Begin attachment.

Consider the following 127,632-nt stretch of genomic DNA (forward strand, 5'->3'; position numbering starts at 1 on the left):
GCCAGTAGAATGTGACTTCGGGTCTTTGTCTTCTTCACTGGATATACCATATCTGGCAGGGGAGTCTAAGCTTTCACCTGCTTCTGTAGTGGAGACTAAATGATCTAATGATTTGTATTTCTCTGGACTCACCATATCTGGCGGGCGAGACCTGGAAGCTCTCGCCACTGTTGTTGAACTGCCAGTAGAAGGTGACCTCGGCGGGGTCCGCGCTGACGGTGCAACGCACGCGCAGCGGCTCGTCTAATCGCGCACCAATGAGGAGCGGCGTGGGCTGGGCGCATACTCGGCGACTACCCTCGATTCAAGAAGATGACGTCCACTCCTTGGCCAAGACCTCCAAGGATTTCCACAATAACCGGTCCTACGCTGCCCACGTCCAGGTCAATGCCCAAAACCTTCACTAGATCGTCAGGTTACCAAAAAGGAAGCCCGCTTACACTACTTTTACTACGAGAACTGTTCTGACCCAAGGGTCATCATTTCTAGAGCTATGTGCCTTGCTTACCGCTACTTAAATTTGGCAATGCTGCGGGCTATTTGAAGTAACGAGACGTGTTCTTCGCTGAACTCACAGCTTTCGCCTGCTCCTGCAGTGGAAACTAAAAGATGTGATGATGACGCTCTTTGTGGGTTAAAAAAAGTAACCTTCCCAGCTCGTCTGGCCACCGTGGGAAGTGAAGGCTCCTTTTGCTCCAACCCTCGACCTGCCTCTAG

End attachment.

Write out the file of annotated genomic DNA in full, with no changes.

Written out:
Consider the following 127,632-nt stretch of genomic DNA (forward strand, 5'->3'; position numbering starts at 1 on the left):
GCCAGTAGAATGTGACTTCGGGTCTTTGTCTTCTTCACTGGATATACCATATCTGGCAGGGGAGTCTAAGCTTTCACCTGCTTCTGTAGTGGAGACTAAATGATCTAATGATTTGTATTTCTCTGGACTCACCATATCTGGCGGGCGAGACCTGGAAGCTCTCGCCACTGTTGTTGAACTGCCAGTAGAAGGTGACCTCGGCGGGGTCCGCGCTGACGGTGCAACGCACGCGCAGCGGCTCGTCTAATCGCGCACCAATGAGGAGCGGCGTGGGCTGGGCGCATACTCGGCGACTACCCTCGATTCAAGAAGATGACGTCCACTCCTTGGCCAAGACCTCCAAGGATTTCCACAATAACCGGTCCTACGCTGCCCACGTCCAGGTCAATGCCCAAAACCTTCACTAGATCGTCAGGTTACCAAAAAGGAAGCCCGCTTACACTACTTTTACTACGAGAACTGTTCTGACCCAAGGGTCATCATTTCTAGAGCTATGTGCCTTGCTTACCGCTACTTAAATTTGGCAATGCTGCGGGCTATTTGAAGTAACGAGACGTGTTCTTCGCTGAACTCACAGCTTTCGCCTGCTCCTGCAGTGGAAACTAAAAGATGTGATGATGACGCTCTTTGTGGGTTAAAAAAAGTAACCTTCCCAGCTCGTCTGGCCACCGTGGGAAGTGAAGGCTCCTTTTGCTCCAACCCTCGACCTGCCTCTAG